Wireless Device Strategies

First to market each quarter with the most accurate and detailed data on handset strategies. The industry’s most timely, consistent and accurate tracking of device vendor KPI metrics, as well as handset market sales and shipment forecasts.

December 14, 2011 11:28 nmawston

Strategy Analytics forecasts worldwide HTML5 phone sales will surge from 336 million units in 2011 to 1 billion units in 2013. HTML5 has quickly become a hyper-growth technology that will help smartphones, feature phones, tablets, notebooks, desktop PCs, televisions and vehicles to converge through cloud services.

We forecast worldwide HTML5 phone sales to hit 1 billion units per year in 2013. Growth for HTML5 phones is being driven by robust demand from multiple hardware vendors and software developers in North America, Europe and Asia who want to develop rich media services across multiple platforms, including companies like Adobe, Apple, Google and Microsoft. We define an HTML5 phone as a mobile handset with partial or full support for HTML5 technology in the browser, such as the Apple iPhone 4S.

We believe HTML5 will help smartphones, feature phones, tablets, notebooks, desktop PCs, televisions and vehicles to converge in the future. HTML5 will be a pivotal technology in the growth of a multi-screen, 4G LTE cloud that is emerging for mobile operators, device makers, car manufacturers, component vendors and Web app developers. With its potential to transcend some of the barriers faced by native apps, such as cross-platform usability, HTML5 is a market that no mobile stakeholder can afford to ignore.

However, despite surging growth of HTML5 phone sales, we caution that HTML5 is still a relatively immature technology. HTML5 currently has limited APIs and feature-sets to include compared with native apps on platforms such as Android or Apple iOS. It will require several years of further development and standards-setting before HTML5 can fully mature to reach its potential as a unified, multi-platform content-enabler.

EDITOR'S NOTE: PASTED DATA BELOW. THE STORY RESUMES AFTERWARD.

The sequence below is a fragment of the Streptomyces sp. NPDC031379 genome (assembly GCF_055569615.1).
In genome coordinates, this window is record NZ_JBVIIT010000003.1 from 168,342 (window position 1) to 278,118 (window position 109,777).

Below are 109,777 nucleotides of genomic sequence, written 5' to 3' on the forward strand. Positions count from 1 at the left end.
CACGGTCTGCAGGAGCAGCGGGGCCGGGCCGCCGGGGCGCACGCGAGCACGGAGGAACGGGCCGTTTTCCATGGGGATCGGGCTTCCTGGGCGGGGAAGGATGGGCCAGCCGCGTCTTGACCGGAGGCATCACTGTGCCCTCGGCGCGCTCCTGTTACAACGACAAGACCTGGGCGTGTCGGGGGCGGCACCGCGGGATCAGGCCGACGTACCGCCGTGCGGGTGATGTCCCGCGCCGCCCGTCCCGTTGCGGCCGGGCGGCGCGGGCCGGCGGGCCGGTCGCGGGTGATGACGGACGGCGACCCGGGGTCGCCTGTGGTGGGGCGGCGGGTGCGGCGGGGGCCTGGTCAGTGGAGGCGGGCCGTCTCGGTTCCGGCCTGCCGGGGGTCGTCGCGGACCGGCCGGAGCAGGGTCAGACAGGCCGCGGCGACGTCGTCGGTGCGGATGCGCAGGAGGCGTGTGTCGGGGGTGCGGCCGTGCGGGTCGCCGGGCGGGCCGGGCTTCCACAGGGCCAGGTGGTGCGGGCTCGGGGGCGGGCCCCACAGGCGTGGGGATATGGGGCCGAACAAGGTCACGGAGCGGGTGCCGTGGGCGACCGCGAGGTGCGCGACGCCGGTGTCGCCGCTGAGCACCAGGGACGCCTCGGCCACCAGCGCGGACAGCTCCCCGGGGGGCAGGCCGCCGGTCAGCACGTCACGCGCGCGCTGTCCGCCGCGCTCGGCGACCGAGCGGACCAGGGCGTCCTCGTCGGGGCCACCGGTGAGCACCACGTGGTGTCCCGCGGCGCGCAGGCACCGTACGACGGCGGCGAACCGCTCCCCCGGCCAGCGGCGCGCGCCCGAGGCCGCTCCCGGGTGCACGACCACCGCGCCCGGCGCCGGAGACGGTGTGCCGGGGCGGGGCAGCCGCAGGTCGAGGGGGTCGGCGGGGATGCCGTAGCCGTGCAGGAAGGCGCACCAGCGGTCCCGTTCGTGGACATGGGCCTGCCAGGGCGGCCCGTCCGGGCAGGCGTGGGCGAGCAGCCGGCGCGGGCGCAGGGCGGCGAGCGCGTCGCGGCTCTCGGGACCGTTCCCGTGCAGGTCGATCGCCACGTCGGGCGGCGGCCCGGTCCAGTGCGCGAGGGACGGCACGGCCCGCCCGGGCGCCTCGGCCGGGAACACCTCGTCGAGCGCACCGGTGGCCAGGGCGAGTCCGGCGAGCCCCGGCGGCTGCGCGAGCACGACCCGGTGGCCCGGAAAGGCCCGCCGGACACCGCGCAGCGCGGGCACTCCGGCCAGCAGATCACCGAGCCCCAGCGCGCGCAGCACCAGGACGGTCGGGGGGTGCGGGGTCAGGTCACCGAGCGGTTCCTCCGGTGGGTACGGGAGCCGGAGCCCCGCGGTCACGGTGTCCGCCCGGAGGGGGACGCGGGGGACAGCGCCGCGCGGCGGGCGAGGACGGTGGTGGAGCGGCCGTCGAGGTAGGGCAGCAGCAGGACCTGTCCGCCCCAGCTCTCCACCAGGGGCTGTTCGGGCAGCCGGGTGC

The full report, Global HTML5 Handset Sales Forecast, is published by our Wireless Device Strategies (WDS) service, details of which can be found at this link: http://www.strategyanalytics.com/default.aspx?mod=reportabstractviewer&a0=6901.


August 4, 2010 23:08 nmawston


Blackberry has finally introduced its much-awaited OS 6 upgrade with the launch of the Torch 3G smartphone. It will initially be sold exclusively at AT&T in the USA in August 2010, giving the operator an alternative to the iPhone. OS 6 employs a Webkit engine, HTML5 support and universal search. The Torch is a QWERTY slider with a 3-inch HVGA+ touchscreen optimized for messaging and media prosumers. Can the Torch outshine Apple? Is it an Android killer?




Well, the external design is a little unexciting. It looks not dissimilar to the Palm Pre. The hardware-list ticks the right boxes for a premium handset -- with 802.11n, 5MP camera, and so on -- but the 624MHz Marvell processor might be perceived as sluggish compared with the emerging tide of 1GHz superphones. The software-list looks good, with Flash, HTML5 support and Webkit for developers. The Webkit-rendered browser will compress data traffic, benefitting AT&T's stressed network. RIM has opened up the platform a little for a better developer environment. Data services are prosumer-friendly and consumer-friendly and primed for email, Internet-browsing, social networking, instant messaging, maps, WiFi geolocation, universal search, RSS feeds, media playback, Blackberry World and PC tethering. No head-to-head videophony, though.

Navigation of the UI is delivered through 3 main interfaces; touchscreen, trackpad and hard-QWERTY keyboard. Our brief trial of the handset in New York recently found the user-experience to be generally satisfying with a responsive touchscreen and good discoverability for apps and services. Retail pricing will be set initially at US$199 postpaid with a two-year contract. This is just in the sweetspot zone for high-end users, and it indicates AT&T will be subsidizing the Torch to the tune of roughly US$200 per unit.